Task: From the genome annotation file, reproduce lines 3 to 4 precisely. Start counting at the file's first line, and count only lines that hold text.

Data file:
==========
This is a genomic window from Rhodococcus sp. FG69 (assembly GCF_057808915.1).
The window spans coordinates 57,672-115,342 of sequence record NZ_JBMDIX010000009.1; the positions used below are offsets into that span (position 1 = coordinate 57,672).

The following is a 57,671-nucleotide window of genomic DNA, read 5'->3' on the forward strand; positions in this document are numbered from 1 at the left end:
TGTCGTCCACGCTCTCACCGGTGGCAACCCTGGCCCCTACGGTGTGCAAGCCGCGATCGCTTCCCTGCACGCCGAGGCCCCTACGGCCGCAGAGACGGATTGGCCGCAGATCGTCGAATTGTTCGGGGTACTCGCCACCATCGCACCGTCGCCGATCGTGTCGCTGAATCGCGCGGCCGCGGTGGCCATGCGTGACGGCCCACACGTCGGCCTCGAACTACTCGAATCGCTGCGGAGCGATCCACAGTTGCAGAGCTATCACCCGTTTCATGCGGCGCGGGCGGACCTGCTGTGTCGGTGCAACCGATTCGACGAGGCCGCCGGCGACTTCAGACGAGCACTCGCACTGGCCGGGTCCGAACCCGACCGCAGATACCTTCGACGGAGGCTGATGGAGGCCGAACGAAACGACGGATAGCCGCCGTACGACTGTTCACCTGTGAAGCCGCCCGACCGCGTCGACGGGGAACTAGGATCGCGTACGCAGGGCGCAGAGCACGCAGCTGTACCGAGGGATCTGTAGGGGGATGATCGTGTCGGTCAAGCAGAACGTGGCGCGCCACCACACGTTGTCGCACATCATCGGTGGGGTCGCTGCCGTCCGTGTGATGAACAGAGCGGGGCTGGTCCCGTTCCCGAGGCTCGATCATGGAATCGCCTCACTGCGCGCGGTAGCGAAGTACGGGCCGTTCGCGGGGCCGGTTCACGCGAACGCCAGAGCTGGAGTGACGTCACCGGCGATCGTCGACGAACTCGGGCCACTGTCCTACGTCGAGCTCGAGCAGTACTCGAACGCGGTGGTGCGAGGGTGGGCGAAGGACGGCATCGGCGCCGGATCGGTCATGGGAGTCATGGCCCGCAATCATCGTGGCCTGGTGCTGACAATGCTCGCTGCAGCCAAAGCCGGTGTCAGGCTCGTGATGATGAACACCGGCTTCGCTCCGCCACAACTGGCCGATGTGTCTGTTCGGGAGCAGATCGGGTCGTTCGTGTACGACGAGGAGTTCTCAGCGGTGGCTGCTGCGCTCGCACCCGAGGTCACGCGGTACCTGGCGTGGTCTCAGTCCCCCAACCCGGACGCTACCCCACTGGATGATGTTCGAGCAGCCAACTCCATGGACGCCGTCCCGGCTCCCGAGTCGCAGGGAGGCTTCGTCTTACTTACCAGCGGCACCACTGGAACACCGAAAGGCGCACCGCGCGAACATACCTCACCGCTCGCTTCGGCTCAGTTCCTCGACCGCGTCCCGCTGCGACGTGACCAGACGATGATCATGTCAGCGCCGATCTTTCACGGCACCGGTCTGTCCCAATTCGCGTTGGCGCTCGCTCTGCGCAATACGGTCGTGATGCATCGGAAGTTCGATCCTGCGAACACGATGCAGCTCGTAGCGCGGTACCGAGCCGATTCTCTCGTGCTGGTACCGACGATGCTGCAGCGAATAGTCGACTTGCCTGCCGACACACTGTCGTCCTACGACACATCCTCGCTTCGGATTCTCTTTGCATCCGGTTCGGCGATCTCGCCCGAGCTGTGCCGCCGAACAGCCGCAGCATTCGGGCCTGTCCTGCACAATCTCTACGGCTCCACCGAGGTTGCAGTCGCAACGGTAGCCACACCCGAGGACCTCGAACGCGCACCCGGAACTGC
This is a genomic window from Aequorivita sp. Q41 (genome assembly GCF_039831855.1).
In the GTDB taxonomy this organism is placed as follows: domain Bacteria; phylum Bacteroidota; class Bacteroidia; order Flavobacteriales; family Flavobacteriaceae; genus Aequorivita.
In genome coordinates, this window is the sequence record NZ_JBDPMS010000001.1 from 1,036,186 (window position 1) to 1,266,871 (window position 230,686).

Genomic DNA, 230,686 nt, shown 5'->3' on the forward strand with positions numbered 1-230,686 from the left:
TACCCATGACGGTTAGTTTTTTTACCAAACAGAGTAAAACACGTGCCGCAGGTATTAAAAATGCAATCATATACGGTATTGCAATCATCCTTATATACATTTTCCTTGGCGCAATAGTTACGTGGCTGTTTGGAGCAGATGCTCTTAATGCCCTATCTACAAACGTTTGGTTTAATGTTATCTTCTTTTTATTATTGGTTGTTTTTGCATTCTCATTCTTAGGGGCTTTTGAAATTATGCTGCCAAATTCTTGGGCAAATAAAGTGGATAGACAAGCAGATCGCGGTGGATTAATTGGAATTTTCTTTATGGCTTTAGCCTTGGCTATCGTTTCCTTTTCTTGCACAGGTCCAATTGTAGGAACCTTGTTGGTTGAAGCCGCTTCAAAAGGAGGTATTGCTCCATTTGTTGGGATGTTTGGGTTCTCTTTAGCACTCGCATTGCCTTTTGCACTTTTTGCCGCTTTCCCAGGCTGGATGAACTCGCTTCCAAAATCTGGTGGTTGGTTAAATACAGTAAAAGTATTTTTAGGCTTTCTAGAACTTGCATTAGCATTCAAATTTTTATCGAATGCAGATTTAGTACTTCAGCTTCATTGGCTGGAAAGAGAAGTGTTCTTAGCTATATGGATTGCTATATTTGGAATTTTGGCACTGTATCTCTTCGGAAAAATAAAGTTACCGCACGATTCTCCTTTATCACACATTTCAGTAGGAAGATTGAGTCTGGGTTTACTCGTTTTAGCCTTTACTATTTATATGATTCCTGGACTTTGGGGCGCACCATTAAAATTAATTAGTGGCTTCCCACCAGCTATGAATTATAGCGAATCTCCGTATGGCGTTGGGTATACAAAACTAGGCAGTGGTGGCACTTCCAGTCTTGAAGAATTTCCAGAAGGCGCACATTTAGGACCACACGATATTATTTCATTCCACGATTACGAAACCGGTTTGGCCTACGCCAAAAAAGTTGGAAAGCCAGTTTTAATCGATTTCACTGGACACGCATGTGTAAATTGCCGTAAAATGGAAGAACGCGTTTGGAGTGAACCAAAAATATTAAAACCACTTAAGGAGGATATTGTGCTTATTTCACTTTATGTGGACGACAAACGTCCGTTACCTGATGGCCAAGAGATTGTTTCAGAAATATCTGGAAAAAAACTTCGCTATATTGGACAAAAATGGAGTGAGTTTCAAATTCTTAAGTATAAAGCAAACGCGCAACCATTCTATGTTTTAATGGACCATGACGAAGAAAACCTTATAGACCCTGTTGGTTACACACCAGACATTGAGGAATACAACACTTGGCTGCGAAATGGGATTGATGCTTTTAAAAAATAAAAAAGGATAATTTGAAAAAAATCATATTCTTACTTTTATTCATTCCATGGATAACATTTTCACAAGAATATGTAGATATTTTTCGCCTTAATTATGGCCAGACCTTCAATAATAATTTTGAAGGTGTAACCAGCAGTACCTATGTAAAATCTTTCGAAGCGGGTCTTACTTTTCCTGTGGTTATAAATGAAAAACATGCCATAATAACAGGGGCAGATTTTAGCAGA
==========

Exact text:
The following is a 57,671-nucleotide window of genomic DNA, read 5'->3' on the forward strand; positions in this document are numbered from 1 at the left end:
TGTCGTCCACGCTCTCACCGGTGGCAACCCTGGCCCCTACGGTGTGCAAGCCGCGATCGCTTCCCTGCACGCCGAGGCCCCTACGGCCGCAGAGACGGATTGGCCGCAGATCGTCGAATTGTTCGGGGTACTCGCCACCATCGCACCGTCGCCGATCGTGTCGCTGAATCGCGCGGCCGCGGTGGCCATGCGTGACGGCCCACACGTCGGCCTCGAACTACTCGAATCGCTGCGGAGCGATCCACAGTTGCAGAGCTATCACCCGTTTCATGCGGCGCGGGCGGACCTGCTGTGTCGGTGCAACCGATTCGACGAGGCCGCCGGCGACTTCAGACGAGCACTCGCACTGGCCGGGTCCGAACCCGACCGCAGATACCTTCGACGGAGGCTGATGGAGGCCGAACGAAACGACGGATAGCCGCCGTACGACTGTTCACCTGTGAAGCCGCCCGACCGCGTCGACGGGGAACTAGGATCGCGTACGCAGGGCGCAGAGCACGCAGCTGTACCGAGGGATCTGTAGGGGGATGATCGTGTCGGTCAAGCAGAACGTGGCGCGCCACCACACGTTGTCGCACATCATCGGTGGGGTCGCTGCCGTCCGTGTGATGAACAGAGCGGGGCTGGTCCCGTTCCCGAGGCTCGATCATGGAATCGCCTCACTGCGCGCGGTAGCGAAGTACGGGCCGTTCGCGGGGCCGGTTCACGCGAACGCCAGAGCTGGAGTGACGTCACCGGCGATCGTCGACGAACTCGGGCCACTGTCCTACGTCGAGCTCGAGCAGTACTCGAACGCGGTGGTGCGAGGGTGGGCGAAGGACGGCATCGGCGCCGGATCGGTCATGGGAGTCATGGCCCGCAATCATCGTGGCCTGGTGCTGACAATGCTCGCTGCAGCCAAAGCCGGTGTCAGGCTCGTGATGATGAACACCGGCTTCGCTCCGCCACAACTGGCCGATGTGTCTGTTCGGGAGCAGATCGGGTCGTTCGTGTACGACGAGGAGTTCTCAGCGGTGGCTGCTGCGCTCGCACCCGAGGTCACGCGGTACCTGGCGTGGTCTCAGTCCCCCAACCCGGACGCTACCCCACTGGATGATGTTCGAGCAGCCAACTCCATGGACGCCGTCCCGGCTCCCGAGTCGCAGGGAGGCTTCGTCTTACTTACCAGCGGCACCACTGGAACACCGAAAGGCGCACCGCGCGAACATACCTCACCGCTCGCTTCGGCTCAGTTCCTCGACCGCGTCCCGCTGCGACGTGACCAGACGATGATCATGTCAGCGCCGATCTTTCACGGCACCGGTCTGTCCCAATTCGCGTTGGCGCTCGCTCTGCGCAATACGGTCGTGATGCATCGGAAGTTCGATCCTGCGAACACGATGCAGCTCGTAGCGCGGTACCGAGCCGATTCTCTCGTGCTGGTACCGACGATGCTGCAGCGAATAGTCGACTTGCCTGCCGACACACTGTCGTCCTACGACACATCCTCGCTTCGGATTCTCTTTGCATCCGGTTCGGCGATCTCGCCCGAGCTGTGCCGCCGAACAGCCGCAGCATTCGGGCCTGTCCTGCACAATCTCTACGGCTCCACCGAGGTTGCAGTCGCAACGGTAGCCACACCCGAGGACCTCGAACGCGCACCCGGAACTGC